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Crotonic Acid Blocks the $\textit{Gloeobacter}$ Ligand-Gated Ion Channel (GLIC) via the Extracellular Domain.

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Alqazzaz, MA 
Price, KL 
Lummis, SCR 


Cys-loop receptors play important roles in signal transduction in multicellular organisms, but similar proteins exist in prokaryotes, the best studied of which is the Gloeobacter ligand-gated ion channel (GLIC). GLIC is activated by protons with 50% activation (pH50) at pH 5.5, and while a histidine residue in its pore-forming α-helix (M2) is known to be involved in gating, there is also evidence of a proton-sensitive region in the extracellular domain. However, this proton-sensitive region does not appear to be located in the region of GLIC equivalent to the agonist binding site in related proteins. Here we explore functional effects of a range of compounds that could bind to this site and show that some GABA analogues, the most potent of which is crotonic acid, inhibit GLIC function. Mutagenesis and docking studies suggest crotonic acid can bind to this region of the protein and, when bound, can allosterically inhibit GLIC function. These data therefore suggest that there is a transduction pathway from the orthosteric binding site to the pore in GLIC, as exists in related eukaryotic ligand-gated ion channels, and thus provide further evidence that this prokaryotic receptor is a good model for understanding this family of proteins.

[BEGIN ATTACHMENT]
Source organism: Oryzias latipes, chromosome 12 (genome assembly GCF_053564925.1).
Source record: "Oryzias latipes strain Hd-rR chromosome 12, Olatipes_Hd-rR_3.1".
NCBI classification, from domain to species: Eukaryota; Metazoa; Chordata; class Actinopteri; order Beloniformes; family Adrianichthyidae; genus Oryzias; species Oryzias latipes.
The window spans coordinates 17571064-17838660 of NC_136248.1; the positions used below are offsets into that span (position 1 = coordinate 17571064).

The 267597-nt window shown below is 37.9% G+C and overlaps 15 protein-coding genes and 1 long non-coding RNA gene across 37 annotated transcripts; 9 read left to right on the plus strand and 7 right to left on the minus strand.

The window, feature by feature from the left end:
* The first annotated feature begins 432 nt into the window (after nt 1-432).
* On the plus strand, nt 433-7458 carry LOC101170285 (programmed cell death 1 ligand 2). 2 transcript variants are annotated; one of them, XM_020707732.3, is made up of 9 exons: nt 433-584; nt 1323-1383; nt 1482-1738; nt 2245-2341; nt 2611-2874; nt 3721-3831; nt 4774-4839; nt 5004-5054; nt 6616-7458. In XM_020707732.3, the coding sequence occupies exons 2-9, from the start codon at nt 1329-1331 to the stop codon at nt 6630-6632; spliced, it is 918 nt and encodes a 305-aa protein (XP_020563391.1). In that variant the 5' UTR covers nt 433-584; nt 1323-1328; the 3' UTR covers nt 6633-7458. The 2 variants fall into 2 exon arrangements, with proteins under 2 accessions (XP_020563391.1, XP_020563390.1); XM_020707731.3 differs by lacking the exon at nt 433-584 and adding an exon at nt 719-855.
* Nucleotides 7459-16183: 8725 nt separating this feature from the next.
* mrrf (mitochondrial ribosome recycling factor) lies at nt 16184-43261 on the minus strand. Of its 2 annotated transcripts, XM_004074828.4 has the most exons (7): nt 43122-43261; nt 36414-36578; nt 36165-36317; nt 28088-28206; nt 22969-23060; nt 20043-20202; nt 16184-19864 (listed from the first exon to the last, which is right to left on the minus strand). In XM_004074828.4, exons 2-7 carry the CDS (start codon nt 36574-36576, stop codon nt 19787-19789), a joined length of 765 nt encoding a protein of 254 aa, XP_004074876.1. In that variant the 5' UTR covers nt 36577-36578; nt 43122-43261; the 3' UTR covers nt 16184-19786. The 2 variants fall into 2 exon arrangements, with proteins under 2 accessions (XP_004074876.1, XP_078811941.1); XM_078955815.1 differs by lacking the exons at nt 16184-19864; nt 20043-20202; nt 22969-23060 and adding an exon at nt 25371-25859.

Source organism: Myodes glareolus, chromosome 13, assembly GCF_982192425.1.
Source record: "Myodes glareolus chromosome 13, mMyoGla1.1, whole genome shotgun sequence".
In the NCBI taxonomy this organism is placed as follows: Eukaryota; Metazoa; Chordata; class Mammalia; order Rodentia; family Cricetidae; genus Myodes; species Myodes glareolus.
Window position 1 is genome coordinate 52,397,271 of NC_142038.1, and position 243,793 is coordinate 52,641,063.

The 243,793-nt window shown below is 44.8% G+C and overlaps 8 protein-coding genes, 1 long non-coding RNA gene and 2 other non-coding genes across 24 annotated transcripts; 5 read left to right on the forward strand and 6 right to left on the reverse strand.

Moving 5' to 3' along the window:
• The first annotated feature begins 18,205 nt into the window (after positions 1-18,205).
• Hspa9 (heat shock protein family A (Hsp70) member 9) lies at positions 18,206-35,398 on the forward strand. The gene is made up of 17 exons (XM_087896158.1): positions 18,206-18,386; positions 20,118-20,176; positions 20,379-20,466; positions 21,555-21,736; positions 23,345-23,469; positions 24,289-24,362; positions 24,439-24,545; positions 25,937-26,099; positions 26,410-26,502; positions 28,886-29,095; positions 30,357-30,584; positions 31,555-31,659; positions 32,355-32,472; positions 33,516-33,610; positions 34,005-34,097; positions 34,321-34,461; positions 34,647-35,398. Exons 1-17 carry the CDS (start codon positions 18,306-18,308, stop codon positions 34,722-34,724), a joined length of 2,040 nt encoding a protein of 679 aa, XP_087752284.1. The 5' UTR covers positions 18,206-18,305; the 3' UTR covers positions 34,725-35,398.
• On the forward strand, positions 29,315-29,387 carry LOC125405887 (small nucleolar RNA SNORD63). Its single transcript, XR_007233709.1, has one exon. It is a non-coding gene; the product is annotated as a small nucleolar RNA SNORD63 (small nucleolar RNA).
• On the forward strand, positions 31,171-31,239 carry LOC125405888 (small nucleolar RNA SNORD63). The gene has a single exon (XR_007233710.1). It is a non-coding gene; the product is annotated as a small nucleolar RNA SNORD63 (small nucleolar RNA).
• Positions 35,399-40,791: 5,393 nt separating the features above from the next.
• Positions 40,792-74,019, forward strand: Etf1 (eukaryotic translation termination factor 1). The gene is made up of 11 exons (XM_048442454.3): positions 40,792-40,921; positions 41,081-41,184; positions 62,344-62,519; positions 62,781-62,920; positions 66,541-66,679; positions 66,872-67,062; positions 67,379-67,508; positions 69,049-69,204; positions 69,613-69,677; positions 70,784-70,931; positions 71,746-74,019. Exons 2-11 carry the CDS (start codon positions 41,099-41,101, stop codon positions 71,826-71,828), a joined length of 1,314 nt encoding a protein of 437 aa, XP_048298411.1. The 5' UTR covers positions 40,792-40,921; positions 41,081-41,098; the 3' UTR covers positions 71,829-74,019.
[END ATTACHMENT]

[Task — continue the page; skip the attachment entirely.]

$\textit{Gloeobacter}$, Cys-loop receptor, pore block, antagonist, M2

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American Chemical Society
Medical Research Council (MR/L021676/1)
SCRL would like to thank the MRC for funding. MAA is funded by a Yousef Jameel scholarship.